Referring now to the drawings, FIG. 1 shows the complete assembled device. Tube 30, having absorbing apertures 32, and or cutouts will serve as the means for fluid collection from the fore head when the article is properly fitted. The tube's general measurements though not limited to will be approximately nine and one half inches in length and have an external diameter of one half inch and an internal diameter of three eights of an inch. Forehead perspiration absorption tube 30, bears a thinly embodied covering 34 that will serve as a resting surface for the forehead and may consider comfort as well as exhibit a number of chosen colors for attraction. Generally the first row of absorbing apertures will rest along this thin covering's longitudinal surface and begin and end within an inch of its host tube's extremities. All the absorbing apertures 32, are located on the upper quadrants of tube 30. To the ends of tube 30 is then inserted a joining connector tube right side 20, and left side 22, both being about one inch in length and having an external diameter to be fitted there and also having an internal diameter appropriately sized for their reciprocal counterparts, drain tubes 10 and 12. To the outer surface of the connecter tubes 20 and 22 and against the ends of absorbing tube 30 is embodied sectional seals 16 and 18 which serves to dam any flowing fluids moving along the absorption trough between the wearer's forehead and absorption tube 30. Next discharge coupler tube 24 being about three inches in length bearing drain apertures 26 and having an internal diameter of about one quarter inch is fitted over each end of the drain tubes 10 and 12. These drain tubes should be of such a length that when connected to the forehead perspiration absorption tube 30 and to the discharge coupler tube 24, the device will be large enough to fit most head sizes. Therefore the total unassembled length of the drain tubes would have a seven to nine inch range. Next sliding cord retainers 36 and 38 having channels extending around its internal diameter each have an end of elastic cord 40 placed and seated within one of the channel grooves. Cord retainers 36 and 38 are now placed over and slid down along drain tubes 10 and 12. These cord retainers are the means for attaching the device to the head, by sliding them forward the enclosing head size becomes smaller. Sliding them rearward enlarges the head size. Next drain tubes 10 and 12 are inserted into the canals of connectors 20 and 22 completing the assembly process. The drain ends of tubes 10 and 12 that fit into the discharge coupler 24, may be removed or inserted at any time to install absorbent material 28 if so desired. FIG. 2 shows a more detailed view of each part in an exploded format. Clear vinyl hose not unlike those used in aquariums seems to work very well but other types of hose materials could be used that have similar or improved properties. This forehead section is designed to absorb fluids through wall voids and contain such fluids in a free state so that these fluids may flow freely out so its important that at least a portion of the selected materials be impermeable in substance. Therefore in summary flowing forehead perspiration is collected through the absorbing apertures 32, of tube 30 and then flows through its canal 14 to the canal origins of the joining connector tubes 20 and 22 where drain tubes 10 and 12 have junction. All effluent then flows through and along the drain tubes until it enters the discharge coupler tube 24, where it will flow freely out through its discharge apertures 26, provided material 28 has been omitted. In this example adhesives or glues are not necessary for the assembly process. It is important that the tubular materials be flexibly endurable and comfortably resilient for wearing comfort.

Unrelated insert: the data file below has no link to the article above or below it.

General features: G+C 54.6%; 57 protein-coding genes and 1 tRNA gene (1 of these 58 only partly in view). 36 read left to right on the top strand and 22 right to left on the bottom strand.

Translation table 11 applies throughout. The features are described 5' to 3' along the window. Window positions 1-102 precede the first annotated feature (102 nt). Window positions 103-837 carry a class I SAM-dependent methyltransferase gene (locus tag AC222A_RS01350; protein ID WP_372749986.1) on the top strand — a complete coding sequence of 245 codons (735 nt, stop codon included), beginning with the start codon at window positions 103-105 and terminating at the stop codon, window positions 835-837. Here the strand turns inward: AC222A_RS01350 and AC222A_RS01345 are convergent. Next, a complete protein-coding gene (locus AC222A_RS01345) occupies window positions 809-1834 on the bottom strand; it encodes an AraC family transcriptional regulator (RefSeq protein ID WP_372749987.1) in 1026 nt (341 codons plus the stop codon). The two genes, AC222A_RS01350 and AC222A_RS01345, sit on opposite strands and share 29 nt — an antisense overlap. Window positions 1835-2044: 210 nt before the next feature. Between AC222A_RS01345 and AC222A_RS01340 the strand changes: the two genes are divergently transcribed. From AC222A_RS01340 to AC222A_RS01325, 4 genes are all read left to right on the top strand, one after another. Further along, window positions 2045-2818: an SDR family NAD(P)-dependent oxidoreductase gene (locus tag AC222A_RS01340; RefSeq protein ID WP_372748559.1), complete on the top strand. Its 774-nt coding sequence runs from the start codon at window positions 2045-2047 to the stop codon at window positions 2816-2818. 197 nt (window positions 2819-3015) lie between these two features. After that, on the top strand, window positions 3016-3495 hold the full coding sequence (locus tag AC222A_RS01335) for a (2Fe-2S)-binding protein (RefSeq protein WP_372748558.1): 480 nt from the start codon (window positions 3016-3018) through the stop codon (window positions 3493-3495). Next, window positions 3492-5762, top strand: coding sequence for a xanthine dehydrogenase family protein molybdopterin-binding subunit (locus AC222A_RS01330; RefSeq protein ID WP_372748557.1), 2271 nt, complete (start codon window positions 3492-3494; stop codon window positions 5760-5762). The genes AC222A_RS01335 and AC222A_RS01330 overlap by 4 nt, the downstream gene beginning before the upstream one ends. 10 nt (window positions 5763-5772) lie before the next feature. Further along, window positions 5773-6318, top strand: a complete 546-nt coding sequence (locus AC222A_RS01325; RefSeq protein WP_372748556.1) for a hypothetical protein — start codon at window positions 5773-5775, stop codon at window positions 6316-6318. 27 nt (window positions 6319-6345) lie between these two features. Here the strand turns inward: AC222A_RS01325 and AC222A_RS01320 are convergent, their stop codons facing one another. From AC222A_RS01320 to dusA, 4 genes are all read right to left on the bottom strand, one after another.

While the above description may seem accurately specific those skilled in the art will imagine other variants of its principles. They will incorporate similar units utilizing my absorption, collection and discharge principle to have points of discharge in front of the face instead of the rear or side. They will create exceptional form and sensational color with catchy names in attempt to differentiate it. They may manufacture a similar device that uses a construction where the lower half is impermeable in substance such as vinyl and the upper tubular half is porous material such as foam sponge. They will deliver it with wondrous packaging and advertising. They will incorporate and disincorporate into it. The reader is requested to determine the scope of the invention by the appended claims and their legal equivalents, and not by the examples which have been given.
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|U.S. Classification||2/181, 2/181.6, 2/DIG.11|
|International Classification||A41D20/00, A61F9/02|
|Cooperative Classification||A41D20/00, A61F9/028, A61F9/026, Y10S2/11|
|European Classification||A61F9/02P, A41D20/00, A61F9/02V|
|Feb 13, 2002||REMI||Maintenance fee reminder mailed|
|Jul 22, 2002||LAPS||Lapse for failure to pay maintenance fees|
|Sep 17, 2002||FP||Expired due to failure to pay maintenance fee|
Effective date: 20020721